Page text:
There are only four words in the English dictionary that are short, sweet, and crass enough to aptly describe dining out with Tony C:
Balls. To. The. Wall.
Inspired in part by a piece in the New York Times titled, Koreans and Bangladeshis Vie in Los Angeles District, Tony C. spearheaded a Bangladeshi feast at Aladin Sweets & Market. Attendees included me, The Astronomer, Laurie, and Ani P., a Yelper and Bangladeshi food expert whom Tony C. coerced into showing us the ropes. Thanks again, Ani!
Aladin Sweets & Market, which is one of Ani P.’s favorite Bangladeshi eateries, is divided into three distinct sections. A canteen-style lunch counter brimming with goodness greets patrons as they walk through the front door. The prepared foodstuffs here can be eaten in house or packed to-go. To the left of the main entrance is a small dining room and an even smaller market. The market carries a selection of Bangladeshi, Burmese, Indian, and Pakistani spices, groceries, frozen fish, and fresh produce.
As we waited for Ani P. to arrive, Tony C. perused the enticing offerings before us and boldly declared to the man behind the counter, “We’ll take one of everything.”
As we settled into our spacious corner booth and waited for the circus of food to arrive, we sipped fresh coconut juice ($1.49) and mango lassi ($2.99).
Condiments—pickled mangoes, shredded iceberg, lemons, onions, and green chilies. The pickled mangoes tasted too astringent to some, but I dug their harsh sourness.
The biryani ($5.99), which is one of the chef’s specials, was comprised of lightly spiced basmati rice fried with tender mutton and sprinkled with crispy shallots to finish.
Curry four ways (clockwise from top left)—mutton ($2.99), daal ($1.99), beef ($2.99), and vegetable ($2.99). Between the meaty duo, our table favored the musky mutton over the succulent, but standard beef. The big hunks of winter melon in the vegetable curry were most excellent.
To the untrained palate, the selection of curries more or less tasted like typical Indian ones. For someone who grew up eating Bangladeshi cuisine like Ani P., the subtle differences in spicing and preparation were far more pronounced and distinct.
Ani P. was concerned that the sag bhajee ($2.99) was too bizarre for our group, but we assured her that our tastes were very adventurous. Comprised of spinach, onions, and tomatoes simmered in a fragrant bath of garam marsala, chili powder, turmeric, and garlic, the stringy sag bhajee registered a zero on the Strange-o-Meter scale and a solid 7.5 on the Yum-o-Meter. Best of all, the sag bhajee made us feel virtuous for downing spinach in huge heaps.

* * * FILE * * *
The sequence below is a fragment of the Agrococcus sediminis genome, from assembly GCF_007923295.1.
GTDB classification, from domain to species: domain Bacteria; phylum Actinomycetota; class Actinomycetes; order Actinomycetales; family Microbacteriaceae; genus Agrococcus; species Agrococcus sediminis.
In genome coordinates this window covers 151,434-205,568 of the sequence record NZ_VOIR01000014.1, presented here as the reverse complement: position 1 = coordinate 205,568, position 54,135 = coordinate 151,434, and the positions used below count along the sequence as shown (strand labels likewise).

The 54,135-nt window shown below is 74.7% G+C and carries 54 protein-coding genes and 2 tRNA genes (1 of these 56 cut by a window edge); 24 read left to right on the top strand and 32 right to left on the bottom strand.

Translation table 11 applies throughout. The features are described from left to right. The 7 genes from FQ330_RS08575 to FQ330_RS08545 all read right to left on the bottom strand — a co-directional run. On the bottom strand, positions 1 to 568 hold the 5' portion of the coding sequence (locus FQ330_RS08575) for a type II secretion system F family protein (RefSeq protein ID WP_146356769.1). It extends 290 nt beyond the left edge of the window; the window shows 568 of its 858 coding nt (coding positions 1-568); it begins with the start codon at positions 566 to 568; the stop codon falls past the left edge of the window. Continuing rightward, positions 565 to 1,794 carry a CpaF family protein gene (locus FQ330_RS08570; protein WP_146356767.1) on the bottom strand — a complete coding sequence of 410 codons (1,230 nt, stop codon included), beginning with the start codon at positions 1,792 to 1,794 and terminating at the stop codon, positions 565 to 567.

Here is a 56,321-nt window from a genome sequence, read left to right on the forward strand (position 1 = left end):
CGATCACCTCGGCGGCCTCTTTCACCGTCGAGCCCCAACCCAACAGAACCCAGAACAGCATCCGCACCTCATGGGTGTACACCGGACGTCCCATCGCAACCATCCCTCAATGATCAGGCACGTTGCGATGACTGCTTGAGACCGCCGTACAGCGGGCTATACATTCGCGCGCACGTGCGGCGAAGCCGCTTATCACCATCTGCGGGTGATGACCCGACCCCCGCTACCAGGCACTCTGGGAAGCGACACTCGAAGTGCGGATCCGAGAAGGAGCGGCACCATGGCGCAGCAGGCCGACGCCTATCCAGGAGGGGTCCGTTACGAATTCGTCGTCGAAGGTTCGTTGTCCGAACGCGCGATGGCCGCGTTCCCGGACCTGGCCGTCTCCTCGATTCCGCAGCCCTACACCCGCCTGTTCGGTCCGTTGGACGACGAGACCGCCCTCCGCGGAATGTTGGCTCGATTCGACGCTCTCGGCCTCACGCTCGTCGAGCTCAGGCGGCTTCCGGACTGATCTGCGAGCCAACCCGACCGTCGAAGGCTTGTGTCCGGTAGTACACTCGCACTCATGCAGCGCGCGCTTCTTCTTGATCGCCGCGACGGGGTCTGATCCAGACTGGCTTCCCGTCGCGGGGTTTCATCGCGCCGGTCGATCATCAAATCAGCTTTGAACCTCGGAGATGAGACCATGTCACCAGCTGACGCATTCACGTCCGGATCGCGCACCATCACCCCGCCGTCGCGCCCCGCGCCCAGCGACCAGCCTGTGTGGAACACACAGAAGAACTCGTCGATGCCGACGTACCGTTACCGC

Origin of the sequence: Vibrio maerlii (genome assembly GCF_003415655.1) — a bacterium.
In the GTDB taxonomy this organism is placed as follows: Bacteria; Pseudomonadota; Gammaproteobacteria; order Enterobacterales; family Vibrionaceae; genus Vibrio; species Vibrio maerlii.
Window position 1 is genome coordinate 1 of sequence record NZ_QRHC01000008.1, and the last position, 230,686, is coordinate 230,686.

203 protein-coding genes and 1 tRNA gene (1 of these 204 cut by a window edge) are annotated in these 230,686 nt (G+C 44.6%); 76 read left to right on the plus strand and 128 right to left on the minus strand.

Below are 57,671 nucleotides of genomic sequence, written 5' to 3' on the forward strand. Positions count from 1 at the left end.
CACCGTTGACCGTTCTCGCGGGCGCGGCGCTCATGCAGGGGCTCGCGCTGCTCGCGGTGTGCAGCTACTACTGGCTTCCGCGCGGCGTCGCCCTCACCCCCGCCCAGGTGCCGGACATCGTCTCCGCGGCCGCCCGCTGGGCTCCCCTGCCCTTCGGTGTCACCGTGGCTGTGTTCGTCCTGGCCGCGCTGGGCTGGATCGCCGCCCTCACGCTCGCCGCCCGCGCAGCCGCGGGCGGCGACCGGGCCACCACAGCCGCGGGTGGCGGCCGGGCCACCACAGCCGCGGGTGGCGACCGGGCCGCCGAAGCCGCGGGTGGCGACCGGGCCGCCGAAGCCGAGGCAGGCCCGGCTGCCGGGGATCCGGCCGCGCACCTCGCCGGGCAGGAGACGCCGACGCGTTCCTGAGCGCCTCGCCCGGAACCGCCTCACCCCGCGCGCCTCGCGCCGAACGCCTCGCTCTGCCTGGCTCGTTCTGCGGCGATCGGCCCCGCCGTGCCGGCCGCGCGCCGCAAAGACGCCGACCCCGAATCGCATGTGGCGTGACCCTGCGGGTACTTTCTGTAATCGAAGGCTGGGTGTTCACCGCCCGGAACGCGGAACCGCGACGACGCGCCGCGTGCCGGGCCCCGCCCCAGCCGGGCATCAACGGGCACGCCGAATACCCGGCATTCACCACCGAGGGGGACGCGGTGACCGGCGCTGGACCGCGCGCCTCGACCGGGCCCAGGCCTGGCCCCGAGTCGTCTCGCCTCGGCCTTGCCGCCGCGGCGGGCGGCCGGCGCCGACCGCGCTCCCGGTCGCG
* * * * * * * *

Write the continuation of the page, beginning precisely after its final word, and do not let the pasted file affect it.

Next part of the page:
The saffron-hued hash brown dish was as forgettable as its proper Bangladeshi name.
The most noteworthy, delicious, and distinctly Bangladeshi treat we sampled was the mooli paratha ($3.99)—flat bread (paratha) stuffed with scrambled eggs, onion, green chilies, tomato, cilantro, and shredded chicken. Made to order, the mooli paratha arrived beautifully toasted and generously stuffed. This gem is worth braving L.A. traffic for.
In the deep-fried carbohydrates department, we ordered a few luchis (left – $1 each) and a couple of vegetable samosas (right – 75¢ each). The puffed-up luchi pouches were hollow inside and pleasantly spiced with the usual savory suspects. Laurie was especially fond of these.
The samosas were great as well, but like the curries, the untrained palate could not differentiate any differences between these and their Indian counterparts.
Though they were fine enough specimens, the mountain of roti (left – $1.50 per serving) and paratha (right – $1.50 per serving) were largely ignored by our table due to bread overload.
Although the beef shish kabab ($3.99) appeared dry, it was surprisingly tender and very well-seasoned. Who knew shish kabab was a Bangladeshi staple?
Toward the tail end of our meal, two very traditional Bengladeshi dishes arrived—rui macher (left – $3.99) and korola bhaji (right).
Seasoned and stewed in mustard seeds, tumeric and green chilies, the rui macher fish curry was deeply flavorful but frustrating to eat due to its tiny and plentiful bones. The korola bhaji, a light stew dominated by bitter melon, was an acquired taste.
Even though we were uncomfortably stuffed at the end of our feast, we managed to share two small sweets. The supple rasgulla (left – $1.50)—prepared by kneading chhena (fresh curd cheese), rolling it into small balls, and boiling it in a light sugar syrup—tasted like concentrated milk in solid form. The pool of syrup wasn’t sweet enough to balance the overwhelming taste of dairy.
The orange-tinged jilapi coil ($1 per serving) tasted mostly oily and sweet. There’s a fine time for oily and sweet treats, just not at the end of a gut busting lunch.
The damage. The Astronomer and I took home three boxes of leftovers. We were amply fed for the next three days.
Dining with Tony C. is madness.
Aladin Sweets & Market, Inc.
139 S. Vermont Avenue
Los Angeles, CA 90004